And that it's okay.
It's definitely safe to say that Reese Witherspoon is no stranger to delicious recipes—after all, the 42-year-old actress and producer just penned a wildly popular guide to all things Southern culture (including recipes!), Whiskey in a Teacup, and has successfully pioneered a line of kitchen must-haves at Crate & Barrel.
But the new author took a minute to remind all home cooks that failure happens to everyone, even if you're one of Hollywood's most beloved tastemakers—and that it's totally a part of the learning process.
Over the weekend, Witherspoon posted a candid picture of herself on Instagram holding what appears to be the world's largest slab of melted brie cheese—apparently, she made the mistake of letting it get a little too melty in a hot oven. There's a bunch of fresh toppings, including pecans, peaches, apricots, and fresh honey, delicately laying atop of the massive cheese wheel—unfortunately, all burnt to a crisp.
If you already have a copy of Whiskey In a Teacup, you'll piece together that Witherspoon was attempting to make her Baked Brie recipe. Here's the thing—there are literally four steps to Witherspoon's cheese appetizer. One of them is preheating the oven.
The best part? On her page for the Baked Brie recipe (page 222, if you're following along), Witherspoon takes the time to warn everyone that brie can, well, melt easily in the oven. "It is easy for the cheese to melt completely and the topping to burn if you don't watch it carefully," the last step of the recipe reads.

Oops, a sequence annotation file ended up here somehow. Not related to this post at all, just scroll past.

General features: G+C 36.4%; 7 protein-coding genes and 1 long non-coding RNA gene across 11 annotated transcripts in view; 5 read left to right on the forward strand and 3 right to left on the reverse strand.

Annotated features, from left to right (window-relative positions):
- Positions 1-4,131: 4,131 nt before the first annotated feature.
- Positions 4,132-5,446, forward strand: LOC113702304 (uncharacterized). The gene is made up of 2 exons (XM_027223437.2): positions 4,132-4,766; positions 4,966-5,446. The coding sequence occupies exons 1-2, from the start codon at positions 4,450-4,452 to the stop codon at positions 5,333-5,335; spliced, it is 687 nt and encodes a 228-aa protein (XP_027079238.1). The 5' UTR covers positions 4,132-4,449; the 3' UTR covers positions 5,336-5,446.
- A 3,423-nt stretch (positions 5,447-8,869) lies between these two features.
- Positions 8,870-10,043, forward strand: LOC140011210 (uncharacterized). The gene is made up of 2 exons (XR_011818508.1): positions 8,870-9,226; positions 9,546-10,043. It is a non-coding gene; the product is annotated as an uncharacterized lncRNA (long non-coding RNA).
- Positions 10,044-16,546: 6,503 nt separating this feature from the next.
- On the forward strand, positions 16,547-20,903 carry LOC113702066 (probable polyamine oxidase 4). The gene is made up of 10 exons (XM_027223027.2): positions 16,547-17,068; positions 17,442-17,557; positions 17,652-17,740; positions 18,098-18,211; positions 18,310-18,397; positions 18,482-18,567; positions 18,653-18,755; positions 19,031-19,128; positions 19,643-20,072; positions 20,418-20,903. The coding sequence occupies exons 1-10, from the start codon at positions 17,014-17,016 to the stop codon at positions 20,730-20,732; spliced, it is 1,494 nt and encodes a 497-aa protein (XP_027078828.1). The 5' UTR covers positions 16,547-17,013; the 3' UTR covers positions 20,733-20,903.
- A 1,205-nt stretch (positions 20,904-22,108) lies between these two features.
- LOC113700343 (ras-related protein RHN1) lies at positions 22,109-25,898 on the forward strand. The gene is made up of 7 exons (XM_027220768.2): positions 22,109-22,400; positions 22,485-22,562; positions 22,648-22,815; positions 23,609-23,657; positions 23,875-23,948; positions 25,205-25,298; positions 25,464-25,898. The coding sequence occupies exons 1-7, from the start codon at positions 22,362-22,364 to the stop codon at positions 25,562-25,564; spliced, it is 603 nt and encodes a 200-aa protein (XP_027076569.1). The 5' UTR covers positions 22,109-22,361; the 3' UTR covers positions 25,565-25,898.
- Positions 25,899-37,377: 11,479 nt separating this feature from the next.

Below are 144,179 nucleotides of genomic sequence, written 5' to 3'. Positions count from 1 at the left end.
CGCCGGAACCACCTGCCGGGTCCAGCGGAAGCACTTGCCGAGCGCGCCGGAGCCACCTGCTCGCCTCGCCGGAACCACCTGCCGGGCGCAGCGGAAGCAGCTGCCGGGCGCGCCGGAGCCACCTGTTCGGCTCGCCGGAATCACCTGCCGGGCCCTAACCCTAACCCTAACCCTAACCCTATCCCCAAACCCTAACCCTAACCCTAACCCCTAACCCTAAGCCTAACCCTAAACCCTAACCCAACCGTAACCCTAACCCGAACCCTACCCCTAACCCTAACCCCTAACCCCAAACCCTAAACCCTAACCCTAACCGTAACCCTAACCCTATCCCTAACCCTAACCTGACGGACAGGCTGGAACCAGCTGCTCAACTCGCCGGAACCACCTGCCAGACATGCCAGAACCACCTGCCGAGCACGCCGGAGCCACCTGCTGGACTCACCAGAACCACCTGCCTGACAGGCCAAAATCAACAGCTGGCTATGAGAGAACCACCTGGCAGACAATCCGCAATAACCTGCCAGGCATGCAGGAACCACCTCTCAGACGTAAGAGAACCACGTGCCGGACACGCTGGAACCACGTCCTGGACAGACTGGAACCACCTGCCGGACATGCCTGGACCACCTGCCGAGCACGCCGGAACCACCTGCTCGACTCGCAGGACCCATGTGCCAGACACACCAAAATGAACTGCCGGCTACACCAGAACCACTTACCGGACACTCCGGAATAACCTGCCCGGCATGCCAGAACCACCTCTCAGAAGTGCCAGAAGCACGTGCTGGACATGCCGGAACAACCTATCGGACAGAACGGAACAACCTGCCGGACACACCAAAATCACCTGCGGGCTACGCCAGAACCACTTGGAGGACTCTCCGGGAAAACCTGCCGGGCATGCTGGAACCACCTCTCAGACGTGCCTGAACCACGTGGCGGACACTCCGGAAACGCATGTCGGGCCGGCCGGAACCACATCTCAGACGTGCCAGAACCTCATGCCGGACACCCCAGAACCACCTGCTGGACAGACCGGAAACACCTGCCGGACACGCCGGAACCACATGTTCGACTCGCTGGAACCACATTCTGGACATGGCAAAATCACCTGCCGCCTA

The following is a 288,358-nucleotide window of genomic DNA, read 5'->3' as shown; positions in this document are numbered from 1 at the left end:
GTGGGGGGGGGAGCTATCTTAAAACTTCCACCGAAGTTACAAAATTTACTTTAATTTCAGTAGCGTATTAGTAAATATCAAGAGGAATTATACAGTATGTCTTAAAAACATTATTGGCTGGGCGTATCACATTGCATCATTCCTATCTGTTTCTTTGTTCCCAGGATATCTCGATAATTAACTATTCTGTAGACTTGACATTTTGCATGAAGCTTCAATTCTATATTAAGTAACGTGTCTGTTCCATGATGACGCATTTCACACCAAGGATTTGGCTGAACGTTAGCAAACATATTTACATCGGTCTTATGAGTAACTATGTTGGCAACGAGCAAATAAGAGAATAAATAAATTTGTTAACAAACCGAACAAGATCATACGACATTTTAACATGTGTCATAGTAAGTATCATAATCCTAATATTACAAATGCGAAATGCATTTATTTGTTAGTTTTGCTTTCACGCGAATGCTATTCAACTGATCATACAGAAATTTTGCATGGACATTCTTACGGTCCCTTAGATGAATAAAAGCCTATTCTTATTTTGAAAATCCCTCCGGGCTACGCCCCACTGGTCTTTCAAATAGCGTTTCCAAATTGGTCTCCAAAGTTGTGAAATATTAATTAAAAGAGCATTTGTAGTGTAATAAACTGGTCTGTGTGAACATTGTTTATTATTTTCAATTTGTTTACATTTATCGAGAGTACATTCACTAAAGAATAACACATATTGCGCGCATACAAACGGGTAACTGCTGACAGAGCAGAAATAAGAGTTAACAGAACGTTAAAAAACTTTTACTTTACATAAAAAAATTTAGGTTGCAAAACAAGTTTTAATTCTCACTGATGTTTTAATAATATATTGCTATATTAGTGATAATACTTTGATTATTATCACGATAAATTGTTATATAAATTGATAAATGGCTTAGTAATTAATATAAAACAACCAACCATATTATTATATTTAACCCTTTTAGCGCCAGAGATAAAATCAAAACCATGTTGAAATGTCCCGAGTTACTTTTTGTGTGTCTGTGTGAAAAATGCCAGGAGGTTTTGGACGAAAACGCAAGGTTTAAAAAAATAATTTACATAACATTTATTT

And yet, even if you've done it a million times, you can still mess it up. We've all been there, right? Sometimes, recipes are so shockingly simple (like these sheet pan dinners, for example) that they become one of our favorites—and whether its kids running around the kitchen or because you've been working for 10 hours straight, we still manage to #foodfail.
Reese totally gets it: "That one time I failed miserably at making my famous Baked Brie. Instead I made it explode. It happens people," she captioned her post.
While we're unsure if Witherspoon tossed that cheese or not (hey, if it were me, I would have picked at the gooey parts, right?!), it's great to see that screwing up is truly a part of the process of becoming a better home cook. If there's one thing that Witherspoon's Whiskey in a Teacup teaches us all, both novice cooks and those of us who have been cooking for years, it's that mistakes are okay—and that the best of us shrug off mistakes and try again the next day.